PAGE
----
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Blueberry - Berries
DescriptionProduced by various species of the genus Vaccinium belonging to the family of Ericaceae, the european blueberry is classified as red fruits despite the violet black or bluish colour acquired by its small berries when ripe.
OriginsThe origin of its name refers in particular to Vaccinium Myrtillus, the common european blueberry, but the name can also be associated with Vaccinium Uliginosum and several American species that today are cultivated under the name Vaccinium Caespitosum, Vaccinium Corymbosum or Vaccinium Angustifolium.
CharacteristicsFor botany, European Blueberries belong to the group of blueberries, a term used to designate all species of the genus Vaccinium, but in the culinary sense, it is distinguished between sweet blue-black berries, and those that are red and rather acidic. The plant produces small dark purple berries harvested during the summer and can be used fresh or dehydrated. When cooked as a dessert, these have a much stronger, more tart flavor and a rougher texture than common blueberries.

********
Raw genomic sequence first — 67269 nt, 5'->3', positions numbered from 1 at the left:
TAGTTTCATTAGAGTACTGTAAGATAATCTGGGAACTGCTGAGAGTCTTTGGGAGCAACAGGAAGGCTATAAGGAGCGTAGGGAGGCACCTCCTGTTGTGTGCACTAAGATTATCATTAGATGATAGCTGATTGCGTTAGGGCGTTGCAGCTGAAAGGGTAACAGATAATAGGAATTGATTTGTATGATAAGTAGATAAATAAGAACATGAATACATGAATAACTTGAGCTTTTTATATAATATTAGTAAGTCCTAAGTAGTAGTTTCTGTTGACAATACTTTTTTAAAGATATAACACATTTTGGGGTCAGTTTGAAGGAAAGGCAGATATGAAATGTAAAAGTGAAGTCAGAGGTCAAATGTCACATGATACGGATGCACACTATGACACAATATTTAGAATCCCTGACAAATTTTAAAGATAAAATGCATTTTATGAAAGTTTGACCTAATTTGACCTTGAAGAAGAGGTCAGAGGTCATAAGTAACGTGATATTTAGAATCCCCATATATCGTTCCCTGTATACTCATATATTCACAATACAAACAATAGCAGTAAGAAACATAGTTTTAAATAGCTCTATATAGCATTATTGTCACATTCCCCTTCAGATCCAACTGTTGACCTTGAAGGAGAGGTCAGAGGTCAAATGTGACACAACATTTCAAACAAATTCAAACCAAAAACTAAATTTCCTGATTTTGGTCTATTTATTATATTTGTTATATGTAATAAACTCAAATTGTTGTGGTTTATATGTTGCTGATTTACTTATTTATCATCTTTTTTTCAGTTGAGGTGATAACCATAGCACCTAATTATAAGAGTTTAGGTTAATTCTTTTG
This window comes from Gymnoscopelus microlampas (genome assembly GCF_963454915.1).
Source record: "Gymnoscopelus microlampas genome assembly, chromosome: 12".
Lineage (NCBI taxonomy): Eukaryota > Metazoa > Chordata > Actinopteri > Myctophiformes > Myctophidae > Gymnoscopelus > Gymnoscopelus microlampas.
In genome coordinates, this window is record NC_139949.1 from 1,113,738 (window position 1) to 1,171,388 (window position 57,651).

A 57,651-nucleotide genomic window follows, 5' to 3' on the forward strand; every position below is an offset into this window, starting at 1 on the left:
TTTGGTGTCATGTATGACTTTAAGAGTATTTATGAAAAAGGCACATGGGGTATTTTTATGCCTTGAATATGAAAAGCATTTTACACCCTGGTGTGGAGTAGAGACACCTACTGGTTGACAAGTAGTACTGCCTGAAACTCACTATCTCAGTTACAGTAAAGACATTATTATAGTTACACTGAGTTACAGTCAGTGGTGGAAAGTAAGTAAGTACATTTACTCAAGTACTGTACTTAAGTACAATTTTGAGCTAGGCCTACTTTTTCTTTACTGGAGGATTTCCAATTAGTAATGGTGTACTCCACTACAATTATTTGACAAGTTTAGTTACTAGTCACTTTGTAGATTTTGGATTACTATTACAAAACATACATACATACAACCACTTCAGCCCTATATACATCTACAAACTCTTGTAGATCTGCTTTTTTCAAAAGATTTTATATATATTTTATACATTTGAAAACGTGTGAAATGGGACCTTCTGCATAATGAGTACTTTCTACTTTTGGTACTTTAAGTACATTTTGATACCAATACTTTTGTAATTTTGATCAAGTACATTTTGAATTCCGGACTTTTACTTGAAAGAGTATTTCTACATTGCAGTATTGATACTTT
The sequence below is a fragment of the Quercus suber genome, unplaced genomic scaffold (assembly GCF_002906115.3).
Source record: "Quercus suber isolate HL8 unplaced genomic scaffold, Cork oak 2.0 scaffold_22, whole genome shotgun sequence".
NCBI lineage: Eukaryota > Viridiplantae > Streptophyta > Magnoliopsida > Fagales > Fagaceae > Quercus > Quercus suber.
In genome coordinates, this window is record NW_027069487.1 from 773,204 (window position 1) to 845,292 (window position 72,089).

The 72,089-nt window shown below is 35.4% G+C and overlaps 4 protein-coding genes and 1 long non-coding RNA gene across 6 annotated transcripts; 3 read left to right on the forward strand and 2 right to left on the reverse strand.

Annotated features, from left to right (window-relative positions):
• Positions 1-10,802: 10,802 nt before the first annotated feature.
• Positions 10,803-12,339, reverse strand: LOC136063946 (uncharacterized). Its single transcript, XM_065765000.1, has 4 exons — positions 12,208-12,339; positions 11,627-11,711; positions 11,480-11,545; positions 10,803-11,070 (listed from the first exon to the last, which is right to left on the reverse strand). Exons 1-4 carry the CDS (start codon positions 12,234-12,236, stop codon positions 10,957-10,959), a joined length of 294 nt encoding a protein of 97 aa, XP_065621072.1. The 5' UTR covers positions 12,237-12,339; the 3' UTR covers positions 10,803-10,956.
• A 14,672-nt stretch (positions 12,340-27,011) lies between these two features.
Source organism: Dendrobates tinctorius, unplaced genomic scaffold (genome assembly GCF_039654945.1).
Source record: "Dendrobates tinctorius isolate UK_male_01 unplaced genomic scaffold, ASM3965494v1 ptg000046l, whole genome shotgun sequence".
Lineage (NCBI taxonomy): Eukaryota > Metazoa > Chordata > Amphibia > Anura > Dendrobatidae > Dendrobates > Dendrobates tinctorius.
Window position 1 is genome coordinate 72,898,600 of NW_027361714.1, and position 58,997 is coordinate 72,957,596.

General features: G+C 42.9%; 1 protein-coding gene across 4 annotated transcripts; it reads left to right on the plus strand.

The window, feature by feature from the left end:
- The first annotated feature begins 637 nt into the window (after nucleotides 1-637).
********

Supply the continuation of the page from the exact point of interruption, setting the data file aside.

Other factsIn Canada and other American countries, the term blueberry is used interchangeably for the fruits of Vaccinium Angustifolium and those of Vaccinium Myrtilloides which are exclusively American wild species, or for Vaccinium Corymbosum which are cultivated species.
ProductionGlobal production of European Blackberry is currently estimated at 780,000 tons per year, including 180,000 tons of wild species. The North American continent ranks first among the world’s producing regions. The United States tops the list of producing countries with an annual harvest of 145,000 tons. It is followed by Canada with 90,000 tons, then Poland and France. Over the past 10 years, world areas and volumes have been steadily increasing due to a high demand.
Seasonality of the product